10th July 2015
Swindon remembers Harold Starr.
Born: 8th September 1914. Died: 31st August 1940. Killed by enemy fire after bailing out of his stricken aircraft only a few days before his 26th birthday: one of The Few.
From the press notes: Squadron Leader Harold Starr was born in Swindon in 1914.
Before his death, at the height of the Battle of Britain, he was leader of 253 Squadron. His plane sustained a hit at 15,000 feet above Kent. Starr bailed out, but was machine gunned to death by three Bf109s as he descended.
The 75th Anniversary of the Battle of Britain
2015 marks the 75th anniversary of the Battle of Britain. And Swindon, as with cities, towns and villages up and down the country is marking the occasion. But the town is doing so in rather a lovely and moving manner. Rather than marking the anniversary as a general thing it is doing so by paying special attention to one man among many. Or more to the point, one man among so few: Squadron Leader Harold Starr.
Today I went to the splendid STEAM museum to attend the press launch for Swindon’s activities in commemoration of the Battle of Britain. Commemoration of the loss all the Harold Starr’s of this world but I think, celebration too. Celebration that they were selfless enough to do what they had to do. And celebration that, because they did so, we in the west can have the lives that we have.
As Winston Churchill put it – even at the height of the BofB:
‘Never in the field of human conflict was so much owed by so many to so few’
The town is going to witness a spectacular flypast by the Spitfires and Hurricanes of the Battle of Britain Memorial Flight – the BBMF – on September 15th – the actual Battle of Britain day. It will form a unique formation to honour the 544 pilots of RAF Fighter Command who were killed in the battle. One of whom was Harold Starr. The BBMF will fly directly over Harold’s grave in Radnor Street cemetery. This will be a fabulously, fitting tribute that will mark the culmination of a week of events being called ‘Swindon Remembers’.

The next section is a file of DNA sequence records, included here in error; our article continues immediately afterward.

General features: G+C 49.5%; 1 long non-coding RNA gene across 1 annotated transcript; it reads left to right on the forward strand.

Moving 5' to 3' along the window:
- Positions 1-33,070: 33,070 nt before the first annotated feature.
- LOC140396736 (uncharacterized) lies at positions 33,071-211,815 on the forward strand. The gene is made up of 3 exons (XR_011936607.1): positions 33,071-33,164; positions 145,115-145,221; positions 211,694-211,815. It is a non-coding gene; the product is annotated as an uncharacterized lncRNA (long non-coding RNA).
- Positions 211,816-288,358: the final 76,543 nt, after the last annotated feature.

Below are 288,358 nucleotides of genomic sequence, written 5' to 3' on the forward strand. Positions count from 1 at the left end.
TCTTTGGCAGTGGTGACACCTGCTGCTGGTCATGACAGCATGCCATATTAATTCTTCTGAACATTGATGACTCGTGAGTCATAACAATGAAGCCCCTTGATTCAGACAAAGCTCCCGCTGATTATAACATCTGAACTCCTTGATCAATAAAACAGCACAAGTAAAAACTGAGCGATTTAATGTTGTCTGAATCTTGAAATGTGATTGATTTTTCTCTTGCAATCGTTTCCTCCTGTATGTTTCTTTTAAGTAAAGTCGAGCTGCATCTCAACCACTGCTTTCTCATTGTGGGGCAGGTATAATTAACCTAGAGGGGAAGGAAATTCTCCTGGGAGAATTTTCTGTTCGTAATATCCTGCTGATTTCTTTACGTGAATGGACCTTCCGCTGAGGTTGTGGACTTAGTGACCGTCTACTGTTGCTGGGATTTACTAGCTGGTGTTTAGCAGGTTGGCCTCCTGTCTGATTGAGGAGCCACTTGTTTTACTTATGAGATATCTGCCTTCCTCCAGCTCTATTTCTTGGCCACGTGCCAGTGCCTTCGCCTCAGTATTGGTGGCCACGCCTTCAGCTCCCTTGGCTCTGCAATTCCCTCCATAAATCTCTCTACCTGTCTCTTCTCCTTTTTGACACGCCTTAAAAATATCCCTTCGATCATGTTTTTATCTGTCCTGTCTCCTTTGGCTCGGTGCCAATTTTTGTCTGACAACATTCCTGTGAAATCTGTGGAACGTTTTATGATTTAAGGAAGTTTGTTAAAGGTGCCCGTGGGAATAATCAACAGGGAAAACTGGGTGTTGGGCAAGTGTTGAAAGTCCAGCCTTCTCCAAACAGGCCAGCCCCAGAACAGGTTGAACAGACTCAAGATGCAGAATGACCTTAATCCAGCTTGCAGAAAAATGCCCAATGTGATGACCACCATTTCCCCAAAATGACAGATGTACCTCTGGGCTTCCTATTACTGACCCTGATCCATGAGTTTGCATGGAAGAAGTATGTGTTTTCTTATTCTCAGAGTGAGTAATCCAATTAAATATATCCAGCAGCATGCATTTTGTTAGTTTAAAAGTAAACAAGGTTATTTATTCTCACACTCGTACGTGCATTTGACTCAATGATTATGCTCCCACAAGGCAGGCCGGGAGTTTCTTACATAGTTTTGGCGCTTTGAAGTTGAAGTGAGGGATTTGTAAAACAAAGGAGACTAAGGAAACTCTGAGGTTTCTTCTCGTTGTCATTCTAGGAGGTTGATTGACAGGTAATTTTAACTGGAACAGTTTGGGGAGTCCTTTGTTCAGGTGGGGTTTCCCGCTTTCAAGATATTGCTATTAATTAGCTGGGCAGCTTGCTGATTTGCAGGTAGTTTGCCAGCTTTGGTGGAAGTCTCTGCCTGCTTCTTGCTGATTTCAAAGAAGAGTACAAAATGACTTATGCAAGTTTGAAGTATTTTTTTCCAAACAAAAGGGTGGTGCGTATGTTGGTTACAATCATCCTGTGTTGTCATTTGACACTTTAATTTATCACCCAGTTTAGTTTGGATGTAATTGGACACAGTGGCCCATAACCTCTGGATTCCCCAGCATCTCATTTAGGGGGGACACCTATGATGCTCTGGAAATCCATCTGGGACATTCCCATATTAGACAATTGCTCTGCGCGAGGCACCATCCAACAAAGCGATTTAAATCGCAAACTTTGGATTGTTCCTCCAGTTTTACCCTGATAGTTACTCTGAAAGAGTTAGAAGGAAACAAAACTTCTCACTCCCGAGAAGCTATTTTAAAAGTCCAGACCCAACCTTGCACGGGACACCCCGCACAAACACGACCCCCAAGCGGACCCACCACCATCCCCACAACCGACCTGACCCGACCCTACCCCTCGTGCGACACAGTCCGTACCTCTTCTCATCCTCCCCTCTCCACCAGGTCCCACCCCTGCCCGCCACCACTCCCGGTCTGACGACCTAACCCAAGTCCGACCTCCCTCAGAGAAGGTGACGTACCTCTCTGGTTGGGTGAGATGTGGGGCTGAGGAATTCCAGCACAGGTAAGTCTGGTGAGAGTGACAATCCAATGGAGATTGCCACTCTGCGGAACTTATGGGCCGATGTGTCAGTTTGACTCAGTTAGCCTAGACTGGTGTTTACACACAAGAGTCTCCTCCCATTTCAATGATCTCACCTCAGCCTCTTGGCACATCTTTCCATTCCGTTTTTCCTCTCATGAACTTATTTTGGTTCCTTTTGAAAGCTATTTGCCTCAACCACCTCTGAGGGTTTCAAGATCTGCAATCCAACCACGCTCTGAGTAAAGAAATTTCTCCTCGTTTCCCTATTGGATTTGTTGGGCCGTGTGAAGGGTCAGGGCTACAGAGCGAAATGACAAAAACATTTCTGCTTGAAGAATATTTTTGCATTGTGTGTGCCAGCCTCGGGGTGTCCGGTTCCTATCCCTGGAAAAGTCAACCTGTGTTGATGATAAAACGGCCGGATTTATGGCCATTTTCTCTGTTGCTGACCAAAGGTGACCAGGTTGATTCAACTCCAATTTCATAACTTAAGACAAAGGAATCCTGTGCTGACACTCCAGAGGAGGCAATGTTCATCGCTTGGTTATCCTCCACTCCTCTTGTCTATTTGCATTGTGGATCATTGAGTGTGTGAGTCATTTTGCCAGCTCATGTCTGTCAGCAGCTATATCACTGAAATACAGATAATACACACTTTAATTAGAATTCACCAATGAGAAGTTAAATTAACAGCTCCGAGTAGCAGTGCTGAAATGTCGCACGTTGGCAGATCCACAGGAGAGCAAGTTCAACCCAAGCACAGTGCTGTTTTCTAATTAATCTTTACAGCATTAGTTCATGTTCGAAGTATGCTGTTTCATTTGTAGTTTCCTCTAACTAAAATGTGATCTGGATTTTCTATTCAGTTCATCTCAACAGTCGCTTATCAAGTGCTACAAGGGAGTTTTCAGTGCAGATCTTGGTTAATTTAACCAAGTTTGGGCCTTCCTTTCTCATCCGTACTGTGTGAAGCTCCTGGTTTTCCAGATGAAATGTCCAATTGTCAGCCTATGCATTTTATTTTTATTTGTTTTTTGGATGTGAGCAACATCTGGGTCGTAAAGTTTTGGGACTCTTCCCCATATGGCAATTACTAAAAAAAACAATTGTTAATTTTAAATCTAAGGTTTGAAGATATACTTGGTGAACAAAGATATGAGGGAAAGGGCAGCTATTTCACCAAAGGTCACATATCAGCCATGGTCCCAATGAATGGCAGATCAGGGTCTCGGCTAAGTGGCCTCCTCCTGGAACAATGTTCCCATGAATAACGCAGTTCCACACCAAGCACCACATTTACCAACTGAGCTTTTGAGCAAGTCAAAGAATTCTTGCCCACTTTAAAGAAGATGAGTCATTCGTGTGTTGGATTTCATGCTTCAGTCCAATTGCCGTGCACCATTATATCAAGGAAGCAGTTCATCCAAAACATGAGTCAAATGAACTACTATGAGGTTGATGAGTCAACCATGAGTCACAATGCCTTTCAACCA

As Graham Carter, the editor of the splendid Swindon Heritage magazine commented: ‘The flypast would be a tremendous honour at any time. But on the very day that the country is marking the 75th anniversary of the Battle of Britain it becomes even more special.’
More than a flypast
But it’s not just about the flypast. There’s going to be whole week of events to mark this momentous event and occasion. They are too numerous to mention in detail here so keep an eye out on local media nearer the time for more details. But I will say that, amongst it all, there’s going to be an exhibition by Swindon artist David Bent – the official artist of the Red Arrows – and fabulously and fittingly for a town so steeped in the history of the railway:
First Great Western, the main sponsor of the week’s events will name a Class 43 locomotive in honour of Harold Starr. So nice to know their exorbitant fares are doing something worthwhile. One of their high speed trains will be named in honour of Harold. And, cynicism about FGW aside, that is a very wonderful thing.
A Shared Birthday
Finally – and on a personal note – the 8th of September happens to be pretty meaningful in my life – being as how it’s my birthday too. I feel somewhat honoured that this adopted daughter of Swindon shares her day with such a special son of Swindon. So when I raise a glass on my birthday this year I’ll also raise a glass to Harold. And to the other 2,999 that were The Few. Bless ’em all.